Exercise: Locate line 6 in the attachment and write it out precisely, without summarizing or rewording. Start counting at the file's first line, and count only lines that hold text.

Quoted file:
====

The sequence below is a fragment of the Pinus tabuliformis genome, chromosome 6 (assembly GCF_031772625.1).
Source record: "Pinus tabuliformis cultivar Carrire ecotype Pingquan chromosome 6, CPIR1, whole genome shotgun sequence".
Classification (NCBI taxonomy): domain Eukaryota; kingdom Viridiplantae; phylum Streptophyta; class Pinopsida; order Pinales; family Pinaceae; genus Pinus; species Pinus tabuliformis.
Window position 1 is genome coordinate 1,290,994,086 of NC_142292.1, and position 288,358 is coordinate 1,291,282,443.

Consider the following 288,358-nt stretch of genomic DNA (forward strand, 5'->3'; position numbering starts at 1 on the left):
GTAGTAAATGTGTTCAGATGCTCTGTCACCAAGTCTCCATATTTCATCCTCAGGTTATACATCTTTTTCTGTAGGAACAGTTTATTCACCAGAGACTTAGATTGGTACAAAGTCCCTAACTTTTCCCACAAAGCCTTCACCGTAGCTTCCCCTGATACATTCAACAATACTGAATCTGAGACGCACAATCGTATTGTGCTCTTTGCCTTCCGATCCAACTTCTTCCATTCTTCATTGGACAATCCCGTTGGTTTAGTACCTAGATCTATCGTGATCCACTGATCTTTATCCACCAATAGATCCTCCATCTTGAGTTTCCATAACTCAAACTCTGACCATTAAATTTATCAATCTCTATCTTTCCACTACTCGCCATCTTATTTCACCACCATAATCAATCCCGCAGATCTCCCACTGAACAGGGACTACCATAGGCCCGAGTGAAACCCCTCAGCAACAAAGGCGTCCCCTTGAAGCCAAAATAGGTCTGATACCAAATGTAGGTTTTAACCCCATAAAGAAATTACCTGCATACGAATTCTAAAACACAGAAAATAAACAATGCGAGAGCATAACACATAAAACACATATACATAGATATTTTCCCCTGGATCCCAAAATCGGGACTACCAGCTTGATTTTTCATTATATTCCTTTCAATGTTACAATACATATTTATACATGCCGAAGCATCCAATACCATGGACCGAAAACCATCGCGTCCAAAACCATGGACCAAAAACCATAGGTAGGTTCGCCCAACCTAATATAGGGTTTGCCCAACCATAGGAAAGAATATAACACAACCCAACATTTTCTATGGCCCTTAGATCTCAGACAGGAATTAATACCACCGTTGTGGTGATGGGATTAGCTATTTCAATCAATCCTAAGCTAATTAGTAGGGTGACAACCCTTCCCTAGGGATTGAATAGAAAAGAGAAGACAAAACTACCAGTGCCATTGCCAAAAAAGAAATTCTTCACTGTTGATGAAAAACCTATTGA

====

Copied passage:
GTAGTAAATGTGTTCAGATGCTCTGTCACCAAGTCTCCATATTTCATCCTCAGGTTATACATCTTTTTCTGTAGGAACAGTTTATTCACCAGAGACTTAGATTGGTACAAAGTCCCTAACTTTTCCCACAAAGCCTTCACCGTAGCTTCCCCTGATACATTCAACAATACTGAATCTGAGACGCACAATCGTATTGTGCTCTTTGCCTTCCGATCCAACTTCTTCCATTCTTCATTGGACAATCCCGTTGGTTTAGTACCTAGATCTATCGTGATCCACTGATCTTTATCCACCAATAGATCCTCCATCTTGAGTTTCCATAACTCAAACTCTGACCATTAAATTTATCAATCTCTATCTTTCCACTACTCGCCATCTTATTTCACCACCATAATCAATCCCGCAGATCTCCCACTGAACAGGGACTACCATAGGCCCGAGTGAAACCCCTCAGCAACAAAGGCGTCCCCTTGAAGCCAAAATAGGTCTGATACCAAATGTAGGTTTTAACCCCATAAAGAAATTACCTGCATACGAATTCTAAAACACAGAAAATAAACAATGCGAGAGCATAACACATAAAACACATATACATAGATATTTTCCCCTGGATCCCAAAATCGGGACTACCAGCTTGATTTTTCATTATATTCCTTTCAATGTTACAATACATATTTATACATGCCGAAGCATCCAATACCATGGACCGAAAACCATCGCGTCCAAAACCATGGACCAAAAACCATAGGTAGGTTCGCCCAACCTAATATAGGGTTTGCCCAACCATAGGAAAGAATATAACACAACCCAACATTTTCTATGGCCCTTAGATCTCAGACAGGAATTAATACCACCGTTGTGGTGATGGGATTAGCTATTTCAATCAATCCTAAGCTAATTAGTAGGGTGACAACCCTTCCCTAGGGATTGAATAGAAAAGAGAAGACAAAACTACCAGTGCCATTGCCAAAAAAGAAATTCTTCACTGTTGATGAAAAACCTATTGA